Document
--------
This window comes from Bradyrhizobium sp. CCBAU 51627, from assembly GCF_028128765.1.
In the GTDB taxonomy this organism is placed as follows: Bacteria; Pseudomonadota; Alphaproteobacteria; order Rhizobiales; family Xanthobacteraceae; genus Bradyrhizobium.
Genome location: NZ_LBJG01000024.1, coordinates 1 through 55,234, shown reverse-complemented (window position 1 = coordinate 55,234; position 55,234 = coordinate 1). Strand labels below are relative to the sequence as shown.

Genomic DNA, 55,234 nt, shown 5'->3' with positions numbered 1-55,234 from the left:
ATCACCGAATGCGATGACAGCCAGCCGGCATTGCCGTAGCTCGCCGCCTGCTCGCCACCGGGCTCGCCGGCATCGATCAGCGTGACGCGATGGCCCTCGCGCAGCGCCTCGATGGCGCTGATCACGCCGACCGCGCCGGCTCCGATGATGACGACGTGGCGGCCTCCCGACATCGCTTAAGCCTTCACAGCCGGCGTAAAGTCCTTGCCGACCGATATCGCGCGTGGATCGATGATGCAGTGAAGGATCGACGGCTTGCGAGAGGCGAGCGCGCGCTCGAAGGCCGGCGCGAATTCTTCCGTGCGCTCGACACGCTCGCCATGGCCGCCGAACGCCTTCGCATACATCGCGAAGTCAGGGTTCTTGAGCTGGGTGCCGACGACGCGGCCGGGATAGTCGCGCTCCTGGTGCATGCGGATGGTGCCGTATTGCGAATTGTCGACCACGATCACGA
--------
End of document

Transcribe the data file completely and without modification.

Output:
This window comes from Bradyrhizobium sp. CCBAU 51627, from assembly GCF_028128765.1.
In the GTDB taxonomy this organism is placed as follows: Bacteria; Pseudomonadota; Alphaproteobacteria; order Rhizobiales; family Xanthobacteraceae; genus Bradyrhizobium.
Genome location: NZ_LBJG01000024.1, coordinates 1 through 55,234, shown reverse-complemented (window position 1 = coordinate 55,234; position 55,234 = coordinate 1). Strand labels below are relative to the sequence as shown.

Genomic DNA, 55,234 nt, shown 5'->3' with positions numbered 1-55,234 from the left:
ATCACCGAATGCGATGACAGCCAGCCGGCATTGCCGTAGCTCGCCGCCTGCTCGCCACCGGGCTCGCCGGCATCGATCAGCGTGACGCGATGGCCCTCGCGCAGCGCCTCGATGGCGCTGATCACGCCGACCGCGCCGGCTCCGATGATGACGACGTGGCGGCCTCCCGACATCGCTTAAGCCTTCACAGCCGGCGTAAAGTCCTTGCCGACCGATATCGCGCGTGGATCGATGATGCAGTGAAGGATCGACGGCTTGCGAGAGGCGAGCGCGCGCTCGAAGGCCGGCGCGAATTCTTCCGTGCGCTCGACACGCTCGCCATGGCCGCCGAACGCCTTCGCATACATCGCGAAGTCAGGGTTCTTGAGCTGGGTGCCGACGACGCGGCCGGGATAGTCGCGCTCCTGGTGCATGCGGATGGTGCCGTATTGCGAATTGTCGACCACGATCACGA